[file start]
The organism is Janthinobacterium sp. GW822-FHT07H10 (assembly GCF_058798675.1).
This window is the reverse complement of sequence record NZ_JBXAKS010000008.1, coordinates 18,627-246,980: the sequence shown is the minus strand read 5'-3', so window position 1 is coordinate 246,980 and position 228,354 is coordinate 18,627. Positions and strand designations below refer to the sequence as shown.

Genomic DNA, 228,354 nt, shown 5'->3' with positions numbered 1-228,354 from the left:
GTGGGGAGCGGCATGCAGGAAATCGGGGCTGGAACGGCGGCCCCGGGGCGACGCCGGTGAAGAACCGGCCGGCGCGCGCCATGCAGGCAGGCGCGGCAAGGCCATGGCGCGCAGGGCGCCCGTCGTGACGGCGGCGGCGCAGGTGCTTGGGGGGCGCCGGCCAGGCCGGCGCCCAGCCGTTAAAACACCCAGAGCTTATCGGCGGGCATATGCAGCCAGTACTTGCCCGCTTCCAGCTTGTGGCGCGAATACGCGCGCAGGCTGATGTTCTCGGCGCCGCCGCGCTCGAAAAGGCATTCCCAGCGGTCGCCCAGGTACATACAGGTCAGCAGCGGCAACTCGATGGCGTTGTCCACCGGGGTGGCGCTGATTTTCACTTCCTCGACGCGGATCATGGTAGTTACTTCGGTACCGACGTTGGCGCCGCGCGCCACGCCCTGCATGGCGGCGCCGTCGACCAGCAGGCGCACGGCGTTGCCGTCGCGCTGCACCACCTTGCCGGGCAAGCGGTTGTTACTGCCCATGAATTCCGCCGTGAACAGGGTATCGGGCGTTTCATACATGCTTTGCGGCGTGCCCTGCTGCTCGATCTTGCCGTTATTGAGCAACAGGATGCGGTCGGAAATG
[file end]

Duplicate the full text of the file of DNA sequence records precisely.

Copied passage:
The organism is Janthinobacterium sp. GW822-FHT07H10 (assembly GCF_058798675.1).
This window is the reverse complement of sequence record NZ_JBXAKS010000008.1, coordinates 18,627-246,980: the sequence shown is the minus strand read 5'-3', so window position 1 is coordinate 246,980 and position 228,354 is coordinate 18,627. Positions and strand designations below refer to the sequence as shown.

Genomic DNA, 228,354 nt, shown 5'->3' with positions numbered 1-228,354 from the left:
GTGGGGAGCGGCATGCAGGAAATCGGGGCTGGAACGGCGGCCCCGGGGCGACGCCGGTGAAGAACCGGCCGGCGCGCGCCATGCAGGCAGGCGCGGCAAGGCCATGGCGCGCAGGGCGCCCGTCGTGACGGCGGCGGCGCAGGTGCTTGGGGGGCGCCGGCCAGGCCGGCGCCCAGCCGTTAAAACACCCAGAGCTTATCGGCGGGCATATGCAGCCAGTACTTGCCCGCTTCCAGCTTGTGGCGCGAATACGCGCGCAGGCTGATGTTCTCGGCGCCGCCGCGCTCGAAAAGGCATTCCCAGCGGTCGCCCAGGTACATACAGGTCAGCAGCGGCAACTCGATGGCGTTGTCCACCGGGGTGGCGCTGATTTTCACTTCCTCGACGCGGATCATGGTAGTTACTTCGGTACCGACGTTGGCGCCGCGCGCCACGCCCTGCATGGCGGCGCCGTCGACCAGCAGGCGCACGGCGTTGCCGTCGCGCTGCACCACCTTGCCGGGCAAGCGGTTGTTACTGCCCATGAATTCCGCCGTGAACAGGGTATCGGGCGTTTCATACATGCTTTGCGGCGTGCCCTGCTGCTCGATCTTGCCGTTATTGAGCAACAGGATGCGGTCGGAAATG